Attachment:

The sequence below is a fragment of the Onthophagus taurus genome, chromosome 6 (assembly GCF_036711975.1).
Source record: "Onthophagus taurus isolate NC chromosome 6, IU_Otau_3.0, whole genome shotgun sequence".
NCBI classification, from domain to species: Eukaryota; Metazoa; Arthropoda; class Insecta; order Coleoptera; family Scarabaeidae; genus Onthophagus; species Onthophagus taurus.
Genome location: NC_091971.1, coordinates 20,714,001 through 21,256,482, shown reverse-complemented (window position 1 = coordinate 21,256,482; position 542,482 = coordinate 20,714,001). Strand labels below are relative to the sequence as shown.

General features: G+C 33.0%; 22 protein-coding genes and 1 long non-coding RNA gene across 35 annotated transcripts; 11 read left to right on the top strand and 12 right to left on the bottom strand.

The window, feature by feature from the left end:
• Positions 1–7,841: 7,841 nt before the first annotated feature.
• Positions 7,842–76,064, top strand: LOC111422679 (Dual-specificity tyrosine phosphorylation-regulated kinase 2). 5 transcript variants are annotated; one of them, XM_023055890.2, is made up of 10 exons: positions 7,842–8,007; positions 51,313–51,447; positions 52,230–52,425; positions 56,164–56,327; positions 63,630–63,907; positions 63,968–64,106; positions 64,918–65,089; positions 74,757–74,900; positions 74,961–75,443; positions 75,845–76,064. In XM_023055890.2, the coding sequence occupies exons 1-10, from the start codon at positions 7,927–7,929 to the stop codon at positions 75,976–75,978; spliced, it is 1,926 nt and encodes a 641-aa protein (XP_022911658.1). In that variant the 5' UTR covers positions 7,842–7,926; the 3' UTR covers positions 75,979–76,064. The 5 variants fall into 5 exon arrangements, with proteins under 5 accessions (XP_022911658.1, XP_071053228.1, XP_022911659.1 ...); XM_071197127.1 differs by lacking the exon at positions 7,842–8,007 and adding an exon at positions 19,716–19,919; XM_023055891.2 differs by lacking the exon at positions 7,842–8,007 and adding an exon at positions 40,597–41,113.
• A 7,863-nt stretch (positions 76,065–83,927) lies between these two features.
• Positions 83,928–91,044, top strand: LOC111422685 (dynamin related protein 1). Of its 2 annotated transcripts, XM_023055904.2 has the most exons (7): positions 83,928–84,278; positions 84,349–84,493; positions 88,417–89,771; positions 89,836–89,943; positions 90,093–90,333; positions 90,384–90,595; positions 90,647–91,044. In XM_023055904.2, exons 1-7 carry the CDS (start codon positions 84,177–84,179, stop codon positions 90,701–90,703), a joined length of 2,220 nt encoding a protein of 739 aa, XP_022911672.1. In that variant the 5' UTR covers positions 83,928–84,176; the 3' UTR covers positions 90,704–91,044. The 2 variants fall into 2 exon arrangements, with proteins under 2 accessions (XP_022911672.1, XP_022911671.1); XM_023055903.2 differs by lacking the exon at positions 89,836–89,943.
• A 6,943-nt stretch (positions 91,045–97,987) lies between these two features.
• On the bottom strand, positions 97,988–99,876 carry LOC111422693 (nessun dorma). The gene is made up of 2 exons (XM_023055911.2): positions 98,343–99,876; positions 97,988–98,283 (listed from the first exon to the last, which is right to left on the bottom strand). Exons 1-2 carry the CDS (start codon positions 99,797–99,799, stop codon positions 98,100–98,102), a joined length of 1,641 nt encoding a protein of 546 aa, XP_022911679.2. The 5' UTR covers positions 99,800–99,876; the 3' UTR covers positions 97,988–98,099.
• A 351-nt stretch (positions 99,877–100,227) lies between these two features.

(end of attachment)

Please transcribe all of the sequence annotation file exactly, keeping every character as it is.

The sequence below is a fragment of the Onthophagus taurus genome, chromosome 6 (assembly GCF_036711975.1).
Source record: "Onthophagus taurus isolate NC chromosome 6, IU_Otau_3.0, whole genome shotgun sequence".
NCBI classification, from domain to species: Eukaryota; Metazoa; Arthropoda; class Insecta; order Coleoptera; family Scarabaeidae; genus Onthophagus; species Onthophagus taurus.
Genome location: NC_091971.1, coordinates 20,714,001 through 21,256,482, shown reverse-complemented (window position 1 = coordinate 21,256,482; position 542,482 = coordinate 20,714,001). Strand labels below are relative to the sequence as shown.

General features: G+C 33.0%; 22 protein-coding genes and 1 long non-coding RNA gene across 35 annotated transcripts; 11 read left to right on the top strand and 12 right to left on the bottom strand.

The window, feature by feature from the left end:
• Positions 1–7,841: 7,841 nt before the first annotated feature.
• Positions 7,842–76,064, top strand: LOC111422679 (Dual-specificity tyrosine phosphorylation-regulated kinase 2). 5 transcript variants are annotated; one of them, XM_023055890.2, is made up of 10 exons: positions 7,842–8,007; positions 51,313–51,447; positions 52,230–52,425; positions 56,164–56,327; positions 63,630–63,907; positions 63,968–64,106; positions 64,918–65,089; positions 74,757–74,900; positions 74,961–75,443; positions 75,845–76,064. In XM_023055890.2, the coding sequence occupies exons 1-10, from the start codon at positions 7,927–7,929 to the stop codon at positions 75,976–75,978; spliced, it is 1,926 nt and encodes a 641-aa protein (XP_022911658.1). In that variant the 5' UTR covers positions 7,842–7,926; the 3' UTR covers positions 75,979–76,064. The 5 variants fall into 5 exon arrangements, with proteins under 5 accessions (XP_022911658.1, XP_071053228.1, XP_022911659.1 ...); XM_071197127.1 differs by lacking the exon at positions 7,842–8,007 and adding an exon at positions 19,716–19,919; XM_023055891.2 differs by lacking the exon at positions 7,842–8,007 and adding an exon at positions 40,597–41,113.
• A 7,863-nt stretch (positions 76,065–83,927) lies between these two features.
• Positions 83,928–91,044, top strand: LOC111422685 (dynamin related protein 1). Of its 2 annotated transcripts, XM_023055904.2 has the most exons (7): positions 83,928–84,278; positions 84,349–84,493; positions 88,417–89,771; positions 89,836–89,943; positions 90,093–90,333; positions 90,384–90,595; positions 90,647–91,044. In XM_023055904.2, exons 1-7 carry the CDS (start codon positions 84,177–84,179, stop codon positions 90,701–90,703), a joined length of 2,220 nt encoding a protein of 739 aa, XP_022911672.1. In that variant the 5' UTR covers positions 83,928–84,176; the 3' UTR covers positions 90,704–91,044. The 2 variants fall into 2 exon arrangements, with proteins under 2 accessions (XP_022911672.1, XP_022911671.1); XM_023055903.2 differs by lacking the exon at positions 89,836–89,943.
• A 6,943-nt stretch (positions 91,045–97,987) lies between these two features.
• On the bottom strand, positions 97,988–99,876 carry LOC111422693 (nessun dorma). The gene is made up of 2 exons (XM_023055911.2): positions 98,343–99,876; positions 97,988–98,283 (listed from the first exon to the last, which is right to left on the bottom strand). Exons 1-2 carry the CDS (start codon positions 99,797–99,799, stop codon positions 98,100–98,102), a joined length of 1,641 nt encoding a protein of 546 aa, XP_022911679.2. The 5' UTR covers positions 99,800–99,876; the 3' UTR covers positions 97,988–98,099.
• A 351-nt stretch (positions 99,877–100,227) lies between these two features.